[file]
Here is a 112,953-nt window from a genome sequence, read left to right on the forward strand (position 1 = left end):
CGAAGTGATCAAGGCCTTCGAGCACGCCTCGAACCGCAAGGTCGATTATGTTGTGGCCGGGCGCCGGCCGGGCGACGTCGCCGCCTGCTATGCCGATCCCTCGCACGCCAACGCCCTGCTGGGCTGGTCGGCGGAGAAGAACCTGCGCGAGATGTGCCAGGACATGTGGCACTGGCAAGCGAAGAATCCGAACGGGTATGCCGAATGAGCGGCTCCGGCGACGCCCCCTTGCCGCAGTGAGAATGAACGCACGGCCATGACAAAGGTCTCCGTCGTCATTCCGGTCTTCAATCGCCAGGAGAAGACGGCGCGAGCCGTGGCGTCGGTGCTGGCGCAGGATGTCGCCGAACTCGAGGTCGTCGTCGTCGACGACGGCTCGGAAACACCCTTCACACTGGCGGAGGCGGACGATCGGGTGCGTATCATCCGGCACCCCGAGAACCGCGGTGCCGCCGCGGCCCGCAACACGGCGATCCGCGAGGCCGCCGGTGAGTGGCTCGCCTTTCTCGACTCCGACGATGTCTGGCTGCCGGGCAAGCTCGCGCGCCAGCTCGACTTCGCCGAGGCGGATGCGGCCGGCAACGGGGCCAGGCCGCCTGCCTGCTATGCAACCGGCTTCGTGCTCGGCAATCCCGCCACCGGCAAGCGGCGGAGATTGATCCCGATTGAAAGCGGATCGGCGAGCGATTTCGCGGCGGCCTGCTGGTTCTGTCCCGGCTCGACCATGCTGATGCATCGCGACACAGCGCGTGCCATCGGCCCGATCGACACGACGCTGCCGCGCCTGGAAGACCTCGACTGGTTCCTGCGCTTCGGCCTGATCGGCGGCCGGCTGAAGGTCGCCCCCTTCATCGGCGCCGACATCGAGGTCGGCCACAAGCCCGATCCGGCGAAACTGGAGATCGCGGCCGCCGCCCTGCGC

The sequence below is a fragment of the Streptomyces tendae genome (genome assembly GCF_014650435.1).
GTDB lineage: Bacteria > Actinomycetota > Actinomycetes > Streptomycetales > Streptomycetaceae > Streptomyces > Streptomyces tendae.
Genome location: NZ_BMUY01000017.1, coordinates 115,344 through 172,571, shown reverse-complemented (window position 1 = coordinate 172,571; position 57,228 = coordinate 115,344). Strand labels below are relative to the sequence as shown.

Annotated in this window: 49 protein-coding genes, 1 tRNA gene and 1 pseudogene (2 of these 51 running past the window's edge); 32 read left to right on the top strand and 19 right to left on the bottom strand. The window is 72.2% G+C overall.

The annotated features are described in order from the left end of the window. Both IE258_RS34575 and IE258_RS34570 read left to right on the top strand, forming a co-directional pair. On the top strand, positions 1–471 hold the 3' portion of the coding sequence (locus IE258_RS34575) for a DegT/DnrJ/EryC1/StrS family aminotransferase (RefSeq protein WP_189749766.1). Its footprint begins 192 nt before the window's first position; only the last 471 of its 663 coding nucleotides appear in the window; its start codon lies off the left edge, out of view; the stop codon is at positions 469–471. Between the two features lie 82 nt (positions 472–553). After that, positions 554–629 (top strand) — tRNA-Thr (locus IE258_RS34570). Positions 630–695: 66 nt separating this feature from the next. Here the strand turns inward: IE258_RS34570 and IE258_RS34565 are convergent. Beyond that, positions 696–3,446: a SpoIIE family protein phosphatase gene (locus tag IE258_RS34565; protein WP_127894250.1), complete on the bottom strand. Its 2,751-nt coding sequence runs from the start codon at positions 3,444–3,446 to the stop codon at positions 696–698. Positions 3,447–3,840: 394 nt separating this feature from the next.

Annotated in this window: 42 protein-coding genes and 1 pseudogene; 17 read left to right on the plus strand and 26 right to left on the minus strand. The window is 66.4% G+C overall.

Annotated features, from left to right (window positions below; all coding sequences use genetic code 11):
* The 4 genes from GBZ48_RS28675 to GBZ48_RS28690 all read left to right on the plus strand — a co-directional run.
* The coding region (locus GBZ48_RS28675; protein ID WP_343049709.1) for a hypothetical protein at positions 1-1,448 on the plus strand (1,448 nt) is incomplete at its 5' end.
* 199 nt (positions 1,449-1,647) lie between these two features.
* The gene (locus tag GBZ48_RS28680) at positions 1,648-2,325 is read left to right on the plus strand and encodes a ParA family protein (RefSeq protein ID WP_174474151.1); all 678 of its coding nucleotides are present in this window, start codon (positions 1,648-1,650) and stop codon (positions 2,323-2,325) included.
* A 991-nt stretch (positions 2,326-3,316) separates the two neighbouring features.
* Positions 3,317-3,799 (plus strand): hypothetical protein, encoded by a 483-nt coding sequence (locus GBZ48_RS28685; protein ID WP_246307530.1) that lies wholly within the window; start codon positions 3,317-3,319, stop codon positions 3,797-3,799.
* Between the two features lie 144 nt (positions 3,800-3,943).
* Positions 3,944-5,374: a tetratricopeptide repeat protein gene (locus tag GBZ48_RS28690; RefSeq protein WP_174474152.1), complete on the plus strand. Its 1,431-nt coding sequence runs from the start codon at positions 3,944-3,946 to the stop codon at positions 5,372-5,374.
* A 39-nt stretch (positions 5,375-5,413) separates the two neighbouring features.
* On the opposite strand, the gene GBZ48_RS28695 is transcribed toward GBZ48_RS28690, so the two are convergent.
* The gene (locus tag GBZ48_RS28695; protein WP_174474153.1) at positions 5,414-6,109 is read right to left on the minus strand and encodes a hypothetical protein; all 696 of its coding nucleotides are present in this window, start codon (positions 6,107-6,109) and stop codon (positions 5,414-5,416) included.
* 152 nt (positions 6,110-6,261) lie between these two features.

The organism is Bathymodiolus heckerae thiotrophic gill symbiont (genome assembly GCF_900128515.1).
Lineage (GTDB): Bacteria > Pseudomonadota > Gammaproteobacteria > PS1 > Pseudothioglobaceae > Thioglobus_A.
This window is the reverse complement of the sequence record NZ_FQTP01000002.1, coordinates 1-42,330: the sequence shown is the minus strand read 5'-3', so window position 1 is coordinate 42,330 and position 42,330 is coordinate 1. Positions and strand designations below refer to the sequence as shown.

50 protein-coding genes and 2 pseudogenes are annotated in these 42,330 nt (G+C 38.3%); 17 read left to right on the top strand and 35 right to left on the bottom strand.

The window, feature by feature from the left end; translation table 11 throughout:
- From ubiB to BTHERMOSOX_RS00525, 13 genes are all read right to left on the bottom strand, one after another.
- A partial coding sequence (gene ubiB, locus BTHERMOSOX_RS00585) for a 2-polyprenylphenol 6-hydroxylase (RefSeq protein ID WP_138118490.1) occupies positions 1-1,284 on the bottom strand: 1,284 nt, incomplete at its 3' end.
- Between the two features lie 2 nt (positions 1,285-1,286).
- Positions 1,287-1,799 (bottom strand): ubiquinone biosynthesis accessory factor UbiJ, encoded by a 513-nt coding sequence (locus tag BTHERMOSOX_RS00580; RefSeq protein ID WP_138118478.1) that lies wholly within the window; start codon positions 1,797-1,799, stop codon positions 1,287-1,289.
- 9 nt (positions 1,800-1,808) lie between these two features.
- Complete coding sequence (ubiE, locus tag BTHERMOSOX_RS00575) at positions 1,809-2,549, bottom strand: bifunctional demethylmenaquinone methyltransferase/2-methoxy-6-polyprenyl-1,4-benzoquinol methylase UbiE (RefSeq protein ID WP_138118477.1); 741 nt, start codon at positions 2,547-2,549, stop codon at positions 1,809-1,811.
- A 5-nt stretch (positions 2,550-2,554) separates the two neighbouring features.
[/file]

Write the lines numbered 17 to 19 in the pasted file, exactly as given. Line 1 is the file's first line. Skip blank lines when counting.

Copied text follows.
* Positions 3,944-5,374: a tetratricopeptide repeat protein gene (locus tag GBZ48_RS28690; RefSeq protein WP_174474152.1), complete on the plus strand. Its 1,431-nt coding sequence runs from the start codon at positions 3,944-3,946 to the stop codon at positions 5,372-5,374.
* A 39-nt stretch (positions 5,375-5,413) separates the two neighbouring features.
* On the opposite strand, the gene GBZ48_RS28695 is transcribed toward GBZ48_RS28690, so the two are convergent.